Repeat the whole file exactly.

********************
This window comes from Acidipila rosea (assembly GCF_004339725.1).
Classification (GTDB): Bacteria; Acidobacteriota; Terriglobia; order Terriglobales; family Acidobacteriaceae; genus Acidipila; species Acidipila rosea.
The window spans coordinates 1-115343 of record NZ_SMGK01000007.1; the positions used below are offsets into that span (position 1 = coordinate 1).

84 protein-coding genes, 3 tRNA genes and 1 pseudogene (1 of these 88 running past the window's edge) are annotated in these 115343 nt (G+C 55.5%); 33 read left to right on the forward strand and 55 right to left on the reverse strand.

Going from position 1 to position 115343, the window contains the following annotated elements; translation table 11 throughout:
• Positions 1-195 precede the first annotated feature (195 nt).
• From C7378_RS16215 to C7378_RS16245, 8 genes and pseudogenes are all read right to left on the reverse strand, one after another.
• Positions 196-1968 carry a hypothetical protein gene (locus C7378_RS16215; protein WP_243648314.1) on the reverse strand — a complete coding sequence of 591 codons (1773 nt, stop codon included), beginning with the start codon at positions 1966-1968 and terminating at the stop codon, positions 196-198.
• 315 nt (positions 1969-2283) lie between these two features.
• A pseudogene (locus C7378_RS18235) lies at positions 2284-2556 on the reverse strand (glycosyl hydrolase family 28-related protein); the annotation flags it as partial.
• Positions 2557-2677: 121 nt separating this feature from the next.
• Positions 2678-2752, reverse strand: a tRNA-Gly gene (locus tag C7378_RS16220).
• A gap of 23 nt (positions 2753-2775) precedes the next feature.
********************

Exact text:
This window comes from Acidipila rosea (assembly GCF_004339725.1).
Classification (GTDB): Bacteria; Acidobacteriota; Terriglobia; order Terriglobales; family Acidobacteriaceae; genus Acidipila; species Acidipila rosea.
The window spans coordinates 1-115343 of record NZ_SMGK01000007.1; the positions used below are offsets into that span (position 1 = coordinate 1).

84 protein-coding genes, 3 tRNA genes and 1 pseudogene (1 of these 88 running past the window's edge) are annotated in these 115343 nt (G+C 55.5%); 33 read left to right on the forward strand and 55 right to left on the reverse strand.

Going from position 1 to position 115343, the window contains the following annotated elements; translation table 11 throughout:
• Positions 1-195 precede the first annotated feature (195 nt).
• From C7378_RS16215 to C7378_RS16245, 8 genes and pseudogenes are all read right to left on the reverse strand, one after another.
• Positions 196-1968 carry a hypothetical protein gene (locus C7378_RS16215; protein WP_243648314.1) on the reverse strand — a complete coding sequence of 591 codons (1773 nt, stop codon included), beginning with the start codon at positions 1966-1968 and terminating at the stop codon, positions 196-198.
• 315 nt (positions 1969-2283) lie between these two features.
• A pseudogene (locus C7378_RS18235) lies at positions 2284-2556 on the reverse strand (glycosyl hydrolase family 28-related protein); the annotation flags it as partial.
• Positions 2557-2677: 121 nt separating this feature from the next.
• Positions 2678-2752, reverse strand: a tRNA-Gly gene (locus tag C7378_RS16220).
• A gap of 23 nt (positions 2753-2775) precedes the next feature.